I’m in the fast lane of the motorway, zipping past all the souls in less of a hurry than me. The winter sky is blue and sharply cold. But I have the window wide open. I am relishing the noisy buffeting of the freezing air. The cold gale flays my post-race, glowing face and feels so good.
I am driving home from a triathlon and I am high on life.
My feet are wrinkly, white and still numb from three hours of winter wetness. So I have the heater on full blast at the maximum heat, coaxing some life back into them. The hot air swirling around my toes feels hedonistic.
The radio is on full volume. It’s definitely an X-fm day not a Classic-fm one. If I was less sensible I would be driving at 200mph. I’m freezing my head in a winter gale, I’m roasting my feet. The passenger seat is strewn with food and I’m shovelling it into my face, groaning with pleasure at the delicious replenishing of calories. Pork pies and Haribo and all the random health bars you get in the goody bags at the end of races.
I realise that I am relishing experiencing things to the extreme today. And perhaps this is the attraction for me of entering races or going on expeditions. I cannot even imagine what exhilaration I would be feeling had I actually won the race! But I have never won a race in my life so that is never a factor for me in entering events.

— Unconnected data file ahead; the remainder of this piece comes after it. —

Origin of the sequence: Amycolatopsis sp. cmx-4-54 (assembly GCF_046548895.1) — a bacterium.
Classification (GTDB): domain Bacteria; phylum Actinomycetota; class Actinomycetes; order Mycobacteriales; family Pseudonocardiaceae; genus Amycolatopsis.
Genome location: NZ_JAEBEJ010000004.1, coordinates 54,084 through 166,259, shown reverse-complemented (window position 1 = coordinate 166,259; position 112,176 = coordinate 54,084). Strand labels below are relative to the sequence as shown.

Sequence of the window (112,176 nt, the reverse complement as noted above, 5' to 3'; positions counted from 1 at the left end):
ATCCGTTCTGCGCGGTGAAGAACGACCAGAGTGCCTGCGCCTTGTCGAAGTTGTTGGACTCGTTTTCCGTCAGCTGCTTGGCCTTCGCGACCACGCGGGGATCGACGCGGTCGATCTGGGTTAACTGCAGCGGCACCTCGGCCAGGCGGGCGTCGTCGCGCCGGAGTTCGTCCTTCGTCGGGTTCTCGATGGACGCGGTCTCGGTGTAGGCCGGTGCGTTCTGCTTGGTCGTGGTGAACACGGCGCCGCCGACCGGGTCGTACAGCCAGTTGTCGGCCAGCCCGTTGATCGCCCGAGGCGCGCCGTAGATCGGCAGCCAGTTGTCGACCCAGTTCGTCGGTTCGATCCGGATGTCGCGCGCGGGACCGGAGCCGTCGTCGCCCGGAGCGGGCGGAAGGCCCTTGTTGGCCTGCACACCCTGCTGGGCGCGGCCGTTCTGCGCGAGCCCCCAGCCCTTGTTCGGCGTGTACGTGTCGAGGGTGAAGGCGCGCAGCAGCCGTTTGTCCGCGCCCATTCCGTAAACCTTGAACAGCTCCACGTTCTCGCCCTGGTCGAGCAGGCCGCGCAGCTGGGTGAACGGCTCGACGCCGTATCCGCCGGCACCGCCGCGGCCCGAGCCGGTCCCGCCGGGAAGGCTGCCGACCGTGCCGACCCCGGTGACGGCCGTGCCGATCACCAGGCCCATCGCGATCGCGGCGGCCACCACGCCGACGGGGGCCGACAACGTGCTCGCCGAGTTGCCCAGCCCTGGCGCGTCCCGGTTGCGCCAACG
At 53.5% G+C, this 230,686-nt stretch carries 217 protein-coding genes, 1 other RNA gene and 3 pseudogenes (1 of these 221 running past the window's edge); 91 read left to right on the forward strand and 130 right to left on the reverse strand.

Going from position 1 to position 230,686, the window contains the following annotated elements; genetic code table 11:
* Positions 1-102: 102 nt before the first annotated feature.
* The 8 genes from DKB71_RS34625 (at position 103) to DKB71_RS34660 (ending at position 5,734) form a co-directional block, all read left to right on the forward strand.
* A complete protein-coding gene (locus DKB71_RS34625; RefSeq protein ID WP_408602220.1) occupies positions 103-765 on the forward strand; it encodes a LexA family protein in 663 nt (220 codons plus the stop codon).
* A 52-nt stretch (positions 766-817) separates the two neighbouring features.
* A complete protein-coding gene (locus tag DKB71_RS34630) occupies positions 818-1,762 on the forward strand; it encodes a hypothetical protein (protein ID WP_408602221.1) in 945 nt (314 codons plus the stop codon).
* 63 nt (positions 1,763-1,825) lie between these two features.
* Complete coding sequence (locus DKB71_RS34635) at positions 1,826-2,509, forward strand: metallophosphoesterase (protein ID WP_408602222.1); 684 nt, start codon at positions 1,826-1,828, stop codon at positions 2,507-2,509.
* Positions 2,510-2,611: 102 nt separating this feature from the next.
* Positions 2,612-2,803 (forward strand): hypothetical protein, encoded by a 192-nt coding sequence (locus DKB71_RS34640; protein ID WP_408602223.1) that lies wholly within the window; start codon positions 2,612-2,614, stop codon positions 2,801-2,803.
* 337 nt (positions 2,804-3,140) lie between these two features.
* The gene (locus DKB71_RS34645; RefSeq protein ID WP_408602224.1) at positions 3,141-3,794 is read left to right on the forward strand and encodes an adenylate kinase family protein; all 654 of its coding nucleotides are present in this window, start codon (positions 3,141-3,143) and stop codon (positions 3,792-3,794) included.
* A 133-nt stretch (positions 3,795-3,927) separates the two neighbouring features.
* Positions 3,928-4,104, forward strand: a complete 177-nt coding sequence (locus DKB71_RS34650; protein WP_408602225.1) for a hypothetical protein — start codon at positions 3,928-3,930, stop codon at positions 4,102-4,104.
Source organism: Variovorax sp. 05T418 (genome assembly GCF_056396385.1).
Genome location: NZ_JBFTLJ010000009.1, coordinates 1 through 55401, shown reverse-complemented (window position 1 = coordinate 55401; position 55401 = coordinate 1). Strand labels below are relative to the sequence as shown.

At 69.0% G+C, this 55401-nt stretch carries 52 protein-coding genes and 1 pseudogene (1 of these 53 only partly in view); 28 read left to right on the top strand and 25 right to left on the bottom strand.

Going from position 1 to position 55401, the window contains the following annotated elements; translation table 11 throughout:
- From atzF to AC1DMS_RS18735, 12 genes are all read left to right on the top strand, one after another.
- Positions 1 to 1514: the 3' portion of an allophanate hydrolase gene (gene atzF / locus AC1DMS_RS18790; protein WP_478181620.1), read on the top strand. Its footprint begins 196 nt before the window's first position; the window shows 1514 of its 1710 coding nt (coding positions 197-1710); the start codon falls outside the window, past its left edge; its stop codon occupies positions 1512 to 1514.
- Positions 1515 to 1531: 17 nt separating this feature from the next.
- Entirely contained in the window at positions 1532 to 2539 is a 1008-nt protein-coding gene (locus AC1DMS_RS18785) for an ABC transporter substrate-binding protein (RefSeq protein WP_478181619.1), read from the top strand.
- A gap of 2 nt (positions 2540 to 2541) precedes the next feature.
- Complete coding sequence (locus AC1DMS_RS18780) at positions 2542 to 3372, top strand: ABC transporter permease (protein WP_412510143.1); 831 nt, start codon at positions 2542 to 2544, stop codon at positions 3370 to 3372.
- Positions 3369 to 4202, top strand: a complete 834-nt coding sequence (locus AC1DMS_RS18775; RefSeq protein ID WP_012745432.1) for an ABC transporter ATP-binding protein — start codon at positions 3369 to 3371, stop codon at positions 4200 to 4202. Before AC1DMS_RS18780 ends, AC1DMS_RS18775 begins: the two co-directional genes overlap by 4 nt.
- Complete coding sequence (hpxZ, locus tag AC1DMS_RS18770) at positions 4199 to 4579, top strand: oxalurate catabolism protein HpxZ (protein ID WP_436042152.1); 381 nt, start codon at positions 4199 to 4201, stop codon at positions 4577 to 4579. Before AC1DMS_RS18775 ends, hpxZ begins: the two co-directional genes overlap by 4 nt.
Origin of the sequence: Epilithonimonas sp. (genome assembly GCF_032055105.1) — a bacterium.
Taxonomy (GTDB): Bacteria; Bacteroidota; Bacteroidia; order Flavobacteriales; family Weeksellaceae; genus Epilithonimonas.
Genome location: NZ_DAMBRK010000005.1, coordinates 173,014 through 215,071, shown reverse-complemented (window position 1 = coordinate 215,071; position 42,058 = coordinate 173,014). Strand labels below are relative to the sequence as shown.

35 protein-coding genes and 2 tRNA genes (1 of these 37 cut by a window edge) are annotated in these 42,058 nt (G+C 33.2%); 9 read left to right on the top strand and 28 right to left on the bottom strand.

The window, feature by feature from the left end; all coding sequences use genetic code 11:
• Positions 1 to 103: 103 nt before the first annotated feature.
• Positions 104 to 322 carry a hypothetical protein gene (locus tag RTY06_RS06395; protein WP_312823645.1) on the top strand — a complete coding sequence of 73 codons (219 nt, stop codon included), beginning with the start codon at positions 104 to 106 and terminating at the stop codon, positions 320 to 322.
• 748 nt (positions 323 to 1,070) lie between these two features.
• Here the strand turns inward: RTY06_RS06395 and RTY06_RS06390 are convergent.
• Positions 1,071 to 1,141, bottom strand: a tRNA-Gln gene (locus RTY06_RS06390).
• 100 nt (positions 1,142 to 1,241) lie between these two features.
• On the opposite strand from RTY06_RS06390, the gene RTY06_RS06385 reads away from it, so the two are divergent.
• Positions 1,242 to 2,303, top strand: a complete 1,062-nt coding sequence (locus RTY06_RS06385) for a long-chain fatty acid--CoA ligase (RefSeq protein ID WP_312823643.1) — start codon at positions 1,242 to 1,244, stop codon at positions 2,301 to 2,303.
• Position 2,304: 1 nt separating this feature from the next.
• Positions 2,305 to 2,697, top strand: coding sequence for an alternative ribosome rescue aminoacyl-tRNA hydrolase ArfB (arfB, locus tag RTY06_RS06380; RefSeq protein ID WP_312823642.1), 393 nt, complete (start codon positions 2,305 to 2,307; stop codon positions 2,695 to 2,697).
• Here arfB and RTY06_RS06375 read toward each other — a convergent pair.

This morning’s triathlon was tough. Off-road running, mountain biking and kayaking for three muddy, wet hours. I didn’t win. Never have, never will. But I tried my hardest and I was exhausted at the finish line. I had put all of my effort and energy into the race. How often are we able to say that honestly to ourselves after a normal day?
The self-satisfaction of doing something well, the restorative energy of time spent exercising out in nature, the polished sharp focus on the world that I feel right now, the desire to feel life’s extremes. And the sweet prospect on an afternoon wallowing on the sofa reading a book, drinking tea and enjoying the tired ache of well-used limbs. I squeeze a decibel or two more from the speakers, sink the accelerator a little lower and give thanks for life in the fast lane.
(I originally wrote this piece for Tim Moss’ blog)